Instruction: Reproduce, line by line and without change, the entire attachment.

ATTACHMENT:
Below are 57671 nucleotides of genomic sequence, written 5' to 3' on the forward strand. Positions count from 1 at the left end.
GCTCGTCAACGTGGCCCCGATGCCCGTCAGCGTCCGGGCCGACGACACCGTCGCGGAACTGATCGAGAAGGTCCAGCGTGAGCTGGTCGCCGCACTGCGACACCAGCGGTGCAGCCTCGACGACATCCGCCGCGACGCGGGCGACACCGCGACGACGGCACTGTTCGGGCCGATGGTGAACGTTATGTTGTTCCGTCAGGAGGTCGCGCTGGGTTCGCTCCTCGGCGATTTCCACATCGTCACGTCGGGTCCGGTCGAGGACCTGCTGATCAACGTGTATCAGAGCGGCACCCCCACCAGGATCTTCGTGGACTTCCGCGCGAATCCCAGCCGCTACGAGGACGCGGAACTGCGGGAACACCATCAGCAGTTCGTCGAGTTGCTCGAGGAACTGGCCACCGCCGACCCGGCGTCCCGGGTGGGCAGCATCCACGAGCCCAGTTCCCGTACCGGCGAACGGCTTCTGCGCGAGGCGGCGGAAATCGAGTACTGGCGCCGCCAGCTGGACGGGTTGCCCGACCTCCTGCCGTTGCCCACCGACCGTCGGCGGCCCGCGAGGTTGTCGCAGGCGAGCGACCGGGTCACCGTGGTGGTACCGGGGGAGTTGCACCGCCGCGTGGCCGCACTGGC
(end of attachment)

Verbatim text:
Below are 57671 nucleotides of genomic sequence, written 5' to 3' on the forward strand. Positions count from 1 at the left end.
GCTCGTCAACGTGGCCCCGATGCCCGTCAGCGTCCGGGCCGACGACACCGTCGCGGAACTGATCGAGAAGGTCCAGCGTGAGCTGGTCGCCGCACTGCGACACCAGCGGTGCAGCCTCGACGACATCCGCCGCGACGCGGGCGACACCGCGACGACGGCACTGTTCGGGCCGATGGTGAACGTTATGTTGTTCCGTCAGGAGGTCGCGCTGGGTTCGCTCCTCGGCGATTTCCACATCGTCACGTCGGGTCCGGTCGAGGACCTGCTGATCAACGTGTATCAGAGCGGCACCCCCACCAGGATCTTCGTGGACTTCCGCGCGAATCCCAGCCGCTACGAGGACGCGGAACTGCGGGAACACCATCAGCAGTTCGTCGAGTTGCTCGAGGAACTGGCCACCGCCGACCCGGCGTCCCGGGTGGGCAGCATCCACGAGCCCAGTTCCCGTACCGGCGAACGGCTTCTGCGCGAGGCGGCGGAAATCGAGTACTGGCGCCGCCAGCTGGACGGGTTGCCCGACCTCCTGCCGTTGCCCACCGACCGTCGGCGGCCCGCGAGGTTGTCGCAGGCGAGCGACCGGGTCACCGTGGTGGTACCGGGGGAGTTGCACCGCCGCGTGGCCGCACTGGC